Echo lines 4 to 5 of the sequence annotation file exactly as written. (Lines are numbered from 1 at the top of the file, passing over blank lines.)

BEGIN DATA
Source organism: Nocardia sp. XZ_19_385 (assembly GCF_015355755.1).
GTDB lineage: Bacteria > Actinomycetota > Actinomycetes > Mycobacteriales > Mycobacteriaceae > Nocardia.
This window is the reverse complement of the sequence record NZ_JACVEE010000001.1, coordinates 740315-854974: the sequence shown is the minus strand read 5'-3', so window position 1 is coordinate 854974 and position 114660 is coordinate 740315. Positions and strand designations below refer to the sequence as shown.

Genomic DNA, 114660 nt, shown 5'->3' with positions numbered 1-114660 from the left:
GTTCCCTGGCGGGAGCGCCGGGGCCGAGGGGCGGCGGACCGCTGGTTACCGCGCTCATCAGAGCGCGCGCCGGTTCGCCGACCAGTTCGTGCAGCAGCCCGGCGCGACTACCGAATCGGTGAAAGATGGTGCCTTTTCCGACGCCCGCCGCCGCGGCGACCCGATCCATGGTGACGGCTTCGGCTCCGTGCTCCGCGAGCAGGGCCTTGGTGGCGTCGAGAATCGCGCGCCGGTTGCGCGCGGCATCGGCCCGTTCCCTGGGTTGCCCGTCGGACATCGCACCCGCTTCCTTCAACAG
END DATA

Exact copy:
Genomic DNA, 114660 nt, shown 5'->3' with positions numbered 1-114660 from the left:
GTTCCCTGGCGGGAGCGCCGGGGCCGAGGGGCGGCGGACCGCTGGTTACCGCGCTCATCAGAGCGCGCGCCGGTTCGCCGACCAGTTCGTGCAGCAGCCCGGCGCGACTACCGAATCGGTGAAAGATGGTGCCTTTTCCGACGCCCGCCGCCGCGGCGACCCGATCCATGGTGACGGCTTCGGCTCCGTGCTCCGCGAGCAGGGCCTTGGTGGCGTCGAGAATCGCGCGCCGGTTGCGCGCGGCATCGGCCCGTTCCCTGGGTTGCCCGTCGGACATCGCACCCGCTTCCTTCAACAG